A Just Energy Transition Through the Lens of Third World Approaches to International Law

Love Alfred (Corresponding / Lead Author)

    Research output: Contribution to journalArticlepeer-review


    The transition to green energy requires an all-hands-on-deck approach because of the effects of climate change on all. However, the nature and type of commitment or responsibilities required towards the transition are to be differentiated due to ‘countries’ different socioeconomic challenges and starting positions. Embedded in the common but differentiated principle is the concept of a just transition which speaks to considering a ‘context’s development challenges in the transition planning, strategies and processes. This is expressed throughout the Paris Agreement (PA) in the form of states’ Nationally Determined Contributions (NDCs) and the adaptation and mitigation provisions of the PA. Due to the differences in greenhouse gas (GHG) emissions produced by states, the differentiated layers of development of states, and the vulnerability of each state to climate change, the UN Framework Convention on Climate Change (UNFCCC) has recognised countries’ “common but differentiated responsibilities and respective capabilities” (CBDR-RC) towards the transition goal. (Paww P et al., 2019). Despite these provisions, this paper, using the Third World Approaches to International Law (TWAIL), shows how the current energy transition (ET) agenda is promoted without an adequate third-world impact and how this fits into a historical pattern of socioeconomic inequality and powerlessness which, in turn, tends to forecast a trend of what the future would look like for developing countries. Based on this background, the paper uses the Nigerian social context to exemplify what a just transition would mean for a developing context, particularly in sub-Saharan Africa. The article is divided into three parts; the first part unpacks the energy transition. The second part addresses the legal framework for renewable energy, while the third part problematises energy transition processes using the TWAIL lens. The paper concludes with recommendations for a just transition that balances the socioeconomic development of developing contexts.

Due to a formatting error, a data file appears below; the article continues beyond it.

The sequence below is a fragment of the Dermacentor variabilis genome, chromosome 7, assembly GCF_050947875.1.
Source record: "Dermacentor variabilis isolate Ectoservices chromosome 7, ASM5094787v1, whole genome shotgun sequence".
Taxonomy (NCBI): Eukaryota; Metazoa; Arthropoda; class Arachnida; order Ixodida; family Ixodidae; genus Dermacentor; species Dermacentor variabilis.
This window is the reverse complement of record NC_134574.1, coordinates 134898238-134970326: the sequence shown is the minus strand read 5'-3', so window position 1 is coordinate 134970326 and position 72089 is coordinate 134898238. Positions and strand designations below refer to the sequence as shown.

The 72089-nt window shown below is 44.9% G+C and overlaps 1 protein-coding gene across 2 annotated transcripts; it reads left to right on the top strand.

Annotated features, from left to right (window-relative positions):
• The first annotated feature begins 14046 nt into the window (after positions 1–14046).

Original languageEnglish
    Pages (from-to)1
    Number of pages37
    JournalThe Opole Studies in Administration and Law
    Publication statusPublished (VoR) - 16 Jan 2024


    • Sustainable Energy Transition
    • Energy Justice
    • Common but differentiated responsibilities
    • third world approaches to international law
    • Contexts


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